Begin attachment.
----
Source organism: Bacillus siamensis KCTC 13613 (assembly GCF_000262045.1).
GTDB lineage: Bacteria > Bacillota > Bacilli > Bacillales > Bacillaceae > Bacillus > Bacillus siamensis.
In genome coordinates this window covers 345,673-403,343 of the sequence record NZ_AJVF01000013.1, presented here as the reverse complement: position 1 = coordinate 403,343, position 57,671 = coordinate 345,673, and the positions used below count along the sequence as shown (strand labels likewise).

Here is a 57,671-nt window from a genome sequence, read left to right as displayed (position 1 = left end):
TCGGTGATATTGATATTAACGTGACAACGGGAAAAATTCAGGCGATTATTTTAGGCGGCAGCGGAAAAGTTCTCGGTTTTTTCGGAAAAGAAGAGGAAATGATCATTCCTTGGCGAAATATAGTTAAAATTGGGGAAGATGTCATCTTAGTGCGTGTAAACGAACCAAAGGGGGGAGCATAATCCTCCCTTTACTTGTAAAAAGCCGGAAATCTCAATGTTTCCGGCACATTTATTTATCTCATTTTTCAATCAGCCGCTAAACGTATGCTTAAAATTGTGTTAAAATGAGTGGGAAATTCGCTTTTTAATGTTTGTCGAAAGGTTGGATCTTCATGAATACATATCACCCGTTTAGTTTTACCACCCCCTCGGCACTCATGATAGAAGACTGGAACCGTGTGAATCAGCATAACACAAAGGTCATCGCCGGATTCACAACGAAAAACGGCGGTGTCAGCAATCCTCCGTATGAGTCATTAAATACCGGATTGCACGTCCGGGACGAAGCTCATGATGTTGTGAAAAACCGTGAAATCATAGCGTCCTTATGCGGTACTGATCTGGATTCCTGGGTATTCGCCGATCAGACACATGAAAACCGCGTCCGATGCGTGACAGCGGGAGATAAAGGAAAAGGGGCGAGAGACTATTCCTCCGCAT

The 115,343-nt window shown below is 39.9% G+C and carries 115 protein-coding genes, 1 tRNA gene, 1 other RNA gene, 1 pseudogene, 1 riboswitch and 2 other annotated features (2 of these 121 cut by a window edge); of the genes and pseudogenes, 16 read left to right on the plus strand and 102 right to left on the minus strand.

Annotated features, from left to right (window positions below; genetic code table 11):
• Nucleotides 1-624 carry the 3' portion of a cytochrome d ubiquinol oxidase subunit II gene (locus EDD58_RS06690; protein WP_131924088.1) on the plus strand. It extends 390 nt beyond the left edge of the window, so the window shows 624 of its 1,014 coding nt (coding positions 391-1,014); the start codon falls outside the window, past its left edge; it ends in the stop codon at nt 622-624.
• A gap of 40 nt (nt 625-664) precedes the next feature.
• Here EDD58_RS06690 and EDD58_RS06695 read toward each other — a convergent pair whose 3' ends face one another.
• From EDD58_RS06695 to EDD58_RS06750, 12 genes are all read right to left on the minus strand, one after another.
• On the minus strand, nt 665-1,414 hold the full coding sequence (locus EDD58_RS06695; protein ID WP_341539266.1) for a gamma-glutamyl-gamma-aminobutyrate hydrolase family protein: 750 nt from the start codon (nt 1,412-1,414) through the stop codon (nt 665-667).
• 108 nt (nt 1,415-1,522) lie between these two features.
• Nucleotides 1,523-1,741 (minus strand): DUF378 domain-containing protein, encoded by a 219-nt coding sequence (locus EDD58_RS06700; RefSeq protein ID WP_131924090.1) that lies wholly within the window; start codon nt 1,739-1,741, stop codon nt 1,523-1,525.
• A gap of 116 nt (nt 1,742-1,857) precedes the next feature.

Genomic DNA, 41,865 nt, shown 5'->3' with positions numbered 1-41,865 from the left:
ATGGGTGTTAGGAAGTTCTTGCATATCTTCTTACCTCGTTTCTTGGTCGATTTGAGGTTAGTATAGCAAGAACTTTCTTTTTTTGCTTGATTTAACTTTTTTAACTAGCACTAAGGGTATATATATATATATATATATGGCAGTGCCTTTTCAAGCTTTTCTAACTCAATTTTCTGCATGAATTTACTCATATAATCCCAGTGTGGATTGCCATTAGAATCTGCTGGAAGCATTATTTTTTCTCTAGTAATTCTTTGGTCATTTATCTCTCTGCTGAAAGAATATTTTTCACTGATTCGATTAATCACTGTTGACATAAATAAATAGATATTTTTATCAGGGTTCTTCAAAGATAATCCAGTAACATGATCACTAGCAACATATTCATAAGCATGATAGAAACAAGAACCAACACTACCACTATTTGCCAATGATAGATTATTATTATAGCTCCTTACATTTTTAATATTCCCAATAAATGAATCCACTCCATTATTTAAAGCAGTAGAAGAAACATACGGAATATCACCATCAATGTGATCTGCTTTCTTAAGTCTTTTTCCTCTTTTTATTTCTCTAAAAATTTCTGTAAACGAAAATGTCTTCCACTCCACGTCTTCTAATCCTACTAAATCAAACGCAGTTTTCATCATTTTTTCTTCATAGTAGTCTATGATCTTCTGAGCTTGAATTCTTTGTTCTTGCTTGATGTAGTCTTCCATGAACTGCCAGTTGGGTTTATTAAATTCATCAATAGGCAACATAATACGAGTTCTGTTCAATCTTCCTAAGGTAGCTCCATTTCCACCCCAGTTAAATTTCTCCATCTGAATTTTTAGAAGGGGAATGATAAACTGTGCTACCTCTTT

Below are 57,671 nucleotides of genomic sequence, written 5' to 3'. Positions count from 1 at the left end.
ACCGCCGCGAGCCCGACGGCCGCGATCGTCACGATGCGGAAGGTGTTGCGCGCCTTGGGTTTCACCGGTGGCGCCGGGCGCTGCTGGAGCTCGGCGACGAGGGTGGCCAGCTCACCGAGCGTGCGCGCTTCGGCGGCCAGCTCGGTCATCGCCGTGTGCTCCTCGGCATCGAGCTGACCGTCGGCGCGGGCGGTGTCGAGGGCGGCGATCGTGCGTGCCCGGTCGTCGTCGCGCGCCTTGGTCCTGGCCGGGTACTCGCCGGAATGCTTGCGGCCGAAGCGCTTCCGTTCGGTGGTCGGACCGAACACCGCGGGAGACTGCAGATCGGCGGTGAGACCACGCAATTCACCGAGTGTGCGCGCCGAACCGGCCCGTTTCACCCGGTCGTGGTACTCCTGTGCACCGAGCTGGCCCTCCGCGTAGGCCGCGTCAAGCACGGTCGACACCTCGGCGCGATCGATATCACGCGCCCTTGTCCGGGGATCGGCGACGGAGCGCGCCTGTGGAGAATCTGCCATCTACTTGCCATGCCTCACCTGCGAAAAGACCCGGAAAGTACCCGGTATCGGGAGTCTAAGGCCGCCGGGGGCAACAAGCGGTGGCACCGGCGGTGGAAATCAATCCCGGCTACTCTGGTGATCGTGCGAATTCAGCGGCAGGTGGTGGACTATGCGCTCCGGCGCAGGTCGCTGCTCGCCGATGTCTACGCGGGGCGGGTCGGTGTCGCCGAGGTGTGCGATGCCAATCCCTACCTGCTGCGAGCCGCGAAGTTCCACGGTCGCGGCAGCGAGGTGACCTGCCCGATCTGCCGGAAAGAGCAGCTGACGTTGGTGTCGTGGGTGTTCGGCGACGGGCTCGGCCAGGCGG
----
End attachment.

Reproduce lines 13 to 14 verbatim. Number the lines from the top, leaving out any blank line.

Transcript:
• 108 nt (nt 1,415-1,522) lie between these two features.
• Nucleotides 1,523-1,741 (minus strand): DUF378 domain-containing protein, encoded by a 219-nt coding sequence (locus EDD58_RS06700; RefSeq protein ID WP_131924090.1) that lies wholly within the window; start codon nt 1,739-1,741, stop codon nt 1,523-1,525.